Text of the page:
Looking back on their decades of tithing, Gregory and Frederica see consistent evidence of God's faithfulness and his call on them to grow in generosity. "Things have been tougher sometimes, financially, but there's never really been a strong temptation to stop tithing," Gregory said. "What there has been is a realization that we really can give more. God has given us so much, not just financially but in so many different ways, that one of the ways we can clearly give back is by supporting various ministries and outreach and so forth beyond the tithe, which we always give to 'the storehouse,' which we understand as being the church."

"Even at the beginning, we could see that tithing did not make us impoverished," Frederica said. "In fact, somehow we ended up having more money. There were a couple of times, that first year in seminary, we went and looked in the savings account and mysteriously found an extra fifty dollars there that we hadn't put in. That happened at least twice, and we were never able to discover where it came from. (That was in the day when you actually would give them the bank book, and they would stamp it and give it back.) We would get unexpected refunds, bonuses, or things we were never looking for.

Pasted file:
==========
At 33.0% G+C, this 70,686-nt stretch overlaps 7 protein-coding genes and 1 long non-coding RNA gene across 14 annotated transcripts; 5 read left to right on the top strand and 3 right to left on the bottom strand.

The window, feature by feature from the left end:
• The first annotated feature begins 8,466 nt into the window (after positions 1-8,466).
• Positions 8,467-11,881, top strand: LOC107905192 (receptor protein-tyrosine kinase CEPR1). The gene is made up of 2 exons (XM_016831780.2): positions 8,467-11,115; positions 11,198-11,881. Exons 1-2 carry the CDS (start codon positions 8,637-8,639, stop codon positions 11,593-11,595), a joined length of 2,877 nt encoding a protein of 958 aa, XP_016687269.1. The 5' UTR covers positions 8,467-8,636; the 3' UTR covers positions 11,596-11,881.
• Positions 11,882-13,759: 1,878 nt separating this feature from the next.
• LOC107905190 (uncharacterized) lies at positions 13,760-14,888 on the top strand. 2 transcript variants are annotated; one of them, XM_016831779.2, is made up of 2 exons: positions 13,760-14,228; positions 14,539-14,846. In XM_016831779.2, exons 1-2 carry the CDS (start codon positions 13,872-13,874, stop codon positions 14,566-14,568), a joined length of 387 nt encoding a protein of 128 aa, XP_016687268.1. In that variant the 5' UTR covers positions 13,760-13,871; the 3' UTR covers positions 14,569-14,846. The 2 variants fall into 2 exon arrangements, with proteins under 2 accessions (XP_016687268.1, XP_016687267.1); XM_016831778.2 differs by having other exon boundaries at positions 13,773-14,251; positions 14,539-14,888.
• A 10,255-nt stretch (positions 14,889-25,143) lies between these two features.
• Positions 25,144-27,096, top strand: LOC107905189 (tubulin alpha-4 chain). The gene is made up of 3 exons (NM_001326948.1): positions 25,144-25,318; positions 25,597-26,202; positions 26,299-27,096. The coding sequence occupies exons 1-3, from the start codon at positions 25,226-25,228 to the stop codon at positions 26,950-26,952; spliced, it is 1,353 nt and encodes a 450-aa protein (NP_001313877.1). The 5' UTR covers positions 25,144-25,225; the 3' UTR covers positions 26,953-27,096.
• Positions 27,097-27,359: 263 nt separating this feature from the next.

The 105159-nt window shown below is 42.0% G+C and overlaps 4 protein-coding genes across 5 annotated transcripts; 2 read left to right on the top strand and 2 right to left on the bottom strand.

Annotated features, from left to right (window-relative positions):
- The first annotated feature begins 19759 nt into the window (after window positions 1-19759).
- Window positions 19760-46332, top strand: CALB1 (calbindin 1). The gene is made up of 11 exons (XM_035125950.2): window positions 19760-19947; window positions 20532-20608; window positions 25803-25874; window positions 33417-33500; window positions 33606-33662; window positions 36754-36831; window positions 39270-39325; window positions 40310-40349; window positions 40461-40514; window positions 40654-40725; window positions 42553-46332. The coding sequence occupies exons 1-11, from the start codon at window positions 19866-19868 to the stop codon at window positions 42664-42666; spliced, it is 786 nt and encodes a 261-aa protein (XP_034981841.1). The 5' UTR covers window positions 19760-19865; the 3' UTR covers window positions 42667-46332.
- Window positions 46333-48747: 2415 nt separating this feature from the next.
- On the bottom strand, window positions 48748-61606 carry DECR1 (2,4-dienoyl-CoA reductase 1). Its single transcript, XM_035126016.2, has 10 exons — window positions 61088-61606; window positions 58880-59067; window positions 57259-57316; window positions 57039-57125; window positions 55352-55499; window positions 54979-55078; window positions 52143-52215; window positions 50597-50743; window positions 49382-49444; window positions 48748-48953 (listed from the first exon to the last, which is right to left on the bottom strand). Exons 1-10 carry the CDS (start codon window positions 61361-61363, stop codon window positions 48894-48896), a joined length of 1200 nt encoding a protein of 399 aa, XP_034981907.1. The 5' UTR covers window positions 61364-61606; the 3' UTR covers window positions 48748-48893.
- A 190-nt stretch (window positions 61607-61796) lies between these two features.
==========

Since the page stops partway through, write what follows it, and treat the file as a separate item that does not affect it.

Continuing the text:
Excerpted from TITHING by Douglas LeBlanc Copyright © 2010 by Douglas LeBlanc. Excerpted by permission.
All rights reserved. No part of this excerpt may be reproduced or reprinted without permission in writing from the publisher.
Excerpts are provided by Dial-A-Book Inc. solely for the personal use of visitors to this web site.

Meet the Author

Douglas LeBlanc has been religion editor of The Advocate in Baton Rouge and editor for Christianity Today, Compassion International, and Anglicans United. He and his wife attend Saint Matthew's Episcopal Church.

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Tithing: Test Me in This 3.4 out of 5 based on 0 ratings. 34 reviews.
Jessicabo More than 1 year ago